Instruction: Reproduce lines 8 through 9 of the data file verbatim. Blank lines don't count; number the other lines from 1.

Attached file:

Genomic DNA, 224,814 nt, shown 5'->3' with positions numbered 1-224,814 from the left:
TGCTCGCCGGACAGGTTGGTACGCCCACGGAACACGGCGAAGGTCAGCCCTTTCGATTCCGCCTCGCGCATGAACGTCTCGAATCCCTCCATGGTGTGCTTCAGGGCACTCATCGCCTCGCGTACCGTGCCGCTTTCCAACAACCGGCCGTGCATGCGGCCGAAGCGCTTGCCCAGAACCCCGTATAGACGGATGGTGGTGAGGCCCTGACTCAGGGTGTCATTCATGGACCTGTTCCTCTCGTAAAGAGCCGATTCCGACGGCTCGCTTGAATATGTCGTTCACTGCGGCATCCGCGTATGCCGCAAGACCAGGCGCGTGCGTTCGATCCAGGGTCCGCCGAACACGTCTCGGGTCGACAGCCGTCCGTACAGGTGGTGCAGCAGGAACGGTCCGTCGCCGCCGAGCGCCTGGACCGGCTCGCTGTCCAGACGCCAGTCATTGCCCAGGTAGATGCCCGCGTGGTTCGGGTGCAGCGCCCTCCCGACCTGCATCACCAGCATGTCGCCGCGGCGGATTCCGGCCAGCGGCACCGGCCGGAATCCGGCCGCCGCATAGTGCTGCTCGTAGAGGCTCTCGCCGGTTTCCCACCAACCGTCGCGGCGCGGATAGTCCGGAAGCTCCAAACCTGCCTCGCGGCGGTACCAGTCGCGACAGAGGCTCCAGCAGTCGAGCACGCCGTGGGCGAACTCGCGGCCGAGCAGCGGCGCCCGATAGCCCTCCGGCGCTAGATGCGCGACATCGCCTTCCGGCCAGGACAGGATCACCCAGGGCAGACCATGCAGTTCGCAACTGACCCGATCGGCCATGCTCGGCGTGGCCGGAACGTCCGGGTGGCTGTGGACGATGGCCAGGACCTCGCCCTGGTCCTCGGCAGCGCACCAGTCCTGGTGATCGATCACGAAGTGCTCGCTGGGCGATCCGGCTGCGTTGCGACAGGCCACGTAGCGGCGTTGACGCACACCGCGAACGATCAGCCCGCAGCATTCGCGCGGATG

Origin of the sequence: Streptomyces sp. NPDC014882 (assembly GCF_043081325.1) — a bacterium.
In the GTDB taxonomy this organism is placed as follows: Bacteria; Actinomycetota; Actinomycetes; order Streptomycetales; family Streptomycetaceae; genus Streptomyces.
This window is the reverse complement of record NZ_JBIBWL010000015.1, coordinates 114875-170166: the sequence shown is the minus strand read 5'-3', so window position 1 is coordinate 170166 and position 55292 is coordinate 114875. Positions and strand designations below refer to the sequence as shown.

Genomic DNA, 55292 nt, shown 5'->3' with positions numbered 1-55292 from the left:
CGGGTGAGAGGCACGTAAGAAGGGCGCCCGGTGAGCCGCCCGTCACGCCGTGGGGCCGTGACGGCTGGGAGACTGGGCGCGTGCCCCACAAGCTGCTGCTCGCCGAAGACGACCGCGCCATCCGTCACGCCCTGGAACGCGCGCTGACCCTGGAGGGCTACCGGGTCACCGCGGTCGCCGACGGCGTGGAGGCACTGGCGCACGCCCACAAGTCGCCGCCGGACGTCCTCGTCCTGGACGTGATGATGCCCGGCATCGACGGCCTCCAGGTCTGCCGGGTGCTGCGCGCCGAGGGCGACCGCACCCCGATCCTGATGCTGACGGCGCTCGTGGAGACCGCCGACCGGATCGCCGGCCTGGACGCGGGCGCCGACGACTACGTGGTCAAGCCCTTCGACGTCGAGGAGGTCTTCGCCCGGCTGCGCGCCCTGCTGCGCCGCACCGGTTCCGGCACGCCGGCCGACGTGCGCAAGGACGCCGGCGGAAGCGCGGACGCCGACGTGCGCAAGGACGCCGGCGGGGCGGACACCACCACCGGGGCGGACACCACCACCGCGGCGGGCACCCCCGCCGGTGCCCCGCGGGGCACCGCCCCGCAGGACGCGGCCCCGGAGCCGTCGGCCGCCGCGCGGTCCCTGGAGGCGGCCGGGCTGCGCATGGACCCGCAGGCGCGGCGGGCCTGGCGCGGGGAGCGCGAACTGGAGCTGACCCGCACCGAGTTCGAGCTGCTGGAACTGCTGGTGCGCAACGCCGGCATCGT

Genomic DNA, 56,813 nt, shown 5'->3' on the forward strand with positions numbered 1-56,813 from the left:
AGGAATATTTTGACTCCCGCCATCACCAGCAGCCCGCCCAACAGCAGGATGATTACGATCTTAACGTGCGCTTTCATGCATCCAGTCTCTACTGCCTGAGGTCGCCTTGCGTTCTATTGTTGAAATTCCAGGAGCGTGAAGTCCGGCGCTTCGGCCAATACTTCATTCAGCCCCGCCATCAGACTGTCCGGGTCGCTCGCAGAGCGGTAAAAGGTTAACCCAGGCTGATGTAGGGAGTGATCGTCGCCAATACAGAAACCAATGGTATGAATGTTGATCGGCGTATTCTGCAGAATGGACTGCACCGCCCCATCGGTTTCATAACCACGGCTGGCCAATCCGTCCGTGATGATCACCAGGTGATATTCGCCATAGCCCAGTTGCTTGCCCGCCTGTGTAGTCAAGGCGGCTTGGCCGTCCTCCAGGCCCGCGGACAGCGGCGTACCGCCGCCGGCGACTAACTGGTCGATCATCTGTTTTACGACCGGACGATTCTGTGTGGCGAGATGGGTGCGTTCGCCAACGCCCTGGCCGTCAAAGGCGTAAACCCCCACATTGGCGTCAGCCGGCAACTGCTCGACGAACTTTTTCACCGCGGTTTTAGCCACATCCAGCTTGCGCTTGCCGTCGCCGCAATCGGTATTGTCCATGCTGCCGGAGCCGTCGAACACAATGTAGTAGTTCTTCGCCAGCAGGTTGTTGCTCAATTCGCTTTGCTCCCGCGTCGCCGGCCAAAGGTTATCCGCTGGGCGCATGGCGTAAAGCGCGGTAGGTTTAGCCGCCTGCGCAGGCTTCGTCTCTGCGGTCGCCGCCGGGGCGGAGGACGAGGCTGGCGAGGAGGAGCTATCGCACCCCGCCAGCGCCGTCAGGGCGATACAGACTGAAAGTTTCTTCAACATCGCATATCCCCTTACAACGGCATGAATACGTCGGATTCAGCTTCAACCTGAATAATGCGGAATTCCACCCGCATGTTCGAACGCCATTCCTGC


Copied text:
Genomic DNA, 56,813 nt, shown 5'->3' on the forward strand with positions numbered 1-56,813 from the left:
AGGAATATTTTGACTCCCGCCATCACCAGCAGCCCGCCCAACAGCAGGATGATTACGATCTTAACGTGCGCTTTCATGCATCCAGTCTCTACTGCCTGAGGTCGCCTTGCGTTCTATTGTTGAAATTCCAGGAGCGTGAAGTCCGGCGCTTCGGCCAATACTTCATTCAGCCCCGCCATCAGACTGTCCGGGTCGCTCGCAGAGCGGTAAAAGGTTAACCCAGGCTGATGTAGGGAGTGATCGTCGCCAATACAGAAACCAATGGTATGAATGTTGATCGGCGTATTCTGCAGAATGGACTGCACCGCCCCATCGGTTTCATAACCACGGCTGGCCAATCCGTCCGTGATGATCACCAGGTGATATTCGCCATAGCCCAGTTGCTTGCCCGCCTGTGTAGTCAAGGCGGCTTGGCCGTCCTCCAGGCCCGCGGACAGCGGCGTACCGCCGCCGGCGACTAACTGGTCGATCATCTGTTTTACGACCGGACGATTCTGTGTGGCGAGATGGGTGCGTTCGCCAACGCCCTGGCCGTCAAAGGCGTAAACCCCCACATTGGCGTCAGCCGGCAACTGCTCGACGAACTTTTTCACCGCGGTTTTAGCCACATCCAGCTTGCGCTTGCCGTCGCCGCAATCGGTATTGTCCATGCTGCCGGAGCCGTCGAACACAATGTAGTAGTTCTTCGCCAGCAGGTTGTTGCTCAATTCGCTTTGCTCCCGCGTCGCCGGCCAAAGGTTATCCGCTGGGCGCATGGCGTAAAGCGCGGTAGGTTTAGCCGCCTGCGCAGGCTTCGTCTCTGCGGTCGCCGCCGGGGCGGAGGACGAGGCTGGCGAGGAGGAGCTATCGCACCCCGCCAGCGCCGTCAGGGCGATACAGACTGAAAGTTTCTTCAACATCGCATATCCCCTTACAACGGCATGAATACGTCGGATTCAGCTTCAACCTGAATAATGCGGAATTCCACCCGCATGTTCGAACGCCATTCCTGC